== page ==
The Argument
Attic Theater,  NY
by Gregory Moss
directed by Kerry Whigham
lights Mike Inwood, clothes Sydney Gallas
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Review:
experience inspired by the disaster of Hurricane Katrina.

This loosely structured play by Gregory S. Moss has been staged by Kerry Whigham for the Attic Theater Company in the Downtown Community Television Center.

Distilling New Orleans down to basics, the production initially evokes the city via a saxophonist, a policeman and a dive bar run by twin sisters. Lonely, romance-starved Ana (Sara Montgomery) and sullen, anesthetized Mia (Monica Hammond) inherited the bar at 13 and have endured this “life with no light in it” for the six years since.

The simple but effective image of a human caterpillar bearing aloft a sheet of plastic conjures the rising waters in the aftermath of Katrina. The shell-shocked monologues that follow are a little mannered, but these fragments form a mosaic of loss that ranges from desolate sorrow to survivalist brutality.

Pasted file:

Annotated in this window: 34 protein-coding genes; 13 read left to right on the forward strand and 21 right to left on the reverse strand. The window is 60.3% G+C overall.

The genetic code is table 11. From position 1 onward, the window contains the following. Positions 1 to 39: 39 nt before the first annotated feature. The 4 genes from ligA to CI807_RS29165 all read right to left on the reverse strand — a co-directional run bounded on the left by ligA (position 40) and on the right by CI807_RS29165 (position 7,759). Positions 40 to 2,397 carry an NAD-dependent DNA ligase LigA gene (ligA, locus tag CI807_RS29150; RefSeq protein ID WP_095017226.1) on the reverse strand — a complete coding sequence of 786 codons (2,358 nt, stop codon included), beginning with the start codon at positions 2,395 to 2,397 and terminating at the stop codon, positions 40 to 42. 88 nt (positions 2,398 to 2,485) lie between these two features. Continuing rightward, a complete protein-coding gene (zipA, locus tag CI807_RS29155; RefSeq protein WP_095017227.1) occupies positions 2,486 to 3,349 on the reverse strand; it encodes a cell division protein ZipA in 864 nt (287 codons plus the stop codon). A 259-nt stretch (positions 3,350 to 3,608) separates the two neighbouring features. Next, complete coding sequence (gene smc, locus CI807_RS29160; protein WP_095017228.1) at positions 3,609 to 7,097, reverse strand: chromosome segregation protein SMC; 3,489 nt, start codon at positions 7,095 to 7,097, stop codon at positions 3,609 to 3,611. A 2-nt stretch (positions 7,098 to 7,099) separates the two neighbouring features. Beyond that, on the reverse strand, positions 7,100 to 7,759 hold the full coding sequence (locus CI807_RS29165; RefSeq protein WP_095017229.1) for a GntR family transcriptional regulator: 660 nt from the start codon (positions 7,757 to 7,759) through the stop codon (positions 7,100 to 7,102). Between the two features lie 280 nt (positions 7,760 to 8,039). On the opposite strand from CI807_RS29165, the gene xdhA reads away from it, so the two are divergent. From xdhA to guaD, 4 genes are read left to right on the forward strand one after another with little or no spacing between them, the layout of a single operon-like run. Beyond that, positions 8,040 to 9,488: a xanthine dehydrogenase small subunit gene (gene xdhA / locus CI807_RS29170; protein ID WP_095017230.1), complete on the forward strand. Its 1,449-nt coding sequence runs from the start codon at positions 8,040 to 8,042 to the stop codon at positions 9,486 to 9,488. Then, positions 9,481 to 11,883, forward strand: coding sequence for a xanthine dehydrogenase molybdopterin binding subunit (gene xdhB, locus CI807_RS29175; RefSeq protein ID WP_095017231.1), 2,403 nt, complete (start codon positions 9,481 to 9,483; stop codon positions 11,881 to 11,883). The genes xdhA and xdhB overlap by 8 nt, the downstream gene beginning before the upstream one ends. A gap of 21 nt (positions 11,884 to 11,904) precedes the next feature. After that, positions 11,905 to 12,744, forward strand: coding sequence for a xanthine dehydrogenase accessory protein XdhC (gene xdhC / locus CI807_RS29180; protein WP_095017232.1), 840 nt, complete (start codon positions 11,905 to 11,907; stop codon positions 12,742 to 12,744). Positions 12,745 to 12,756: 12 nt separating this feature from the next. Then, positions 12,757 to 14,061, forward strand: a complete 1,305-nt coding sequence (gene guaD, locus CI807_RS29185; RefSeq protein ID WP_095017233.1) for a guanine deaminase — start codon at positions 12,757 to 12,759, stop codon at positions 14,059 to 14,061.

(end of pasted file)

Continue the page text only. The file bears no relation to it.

The principal thread follows Mia as she hauls her drowned sister around the city, on her back at first, then in a wheelchair. Trading bourbon and sexual favors to buy Ana a pet dog and a sweet boyfriend — both also dead — Mia 
finds closure by giving half her life to her twin.

The young cast and mostly young audience become indistinguishable at times, which adds to the communal nature of this abstract reflection on how we process death.

Being herded around a single space doesn’t quite match the impact of wandering room to room, as in more elaborate full-immersion stagings like Punchdrunk’s “Sleep No More.”

But while this hourlong play is not as affecting as the verbatim accounts of “The Hurricane Katrina Comedy Festival,” seen in last summer’s New York International Fringe Festival, its adventurous theatrical spirit yields haunting 
moments.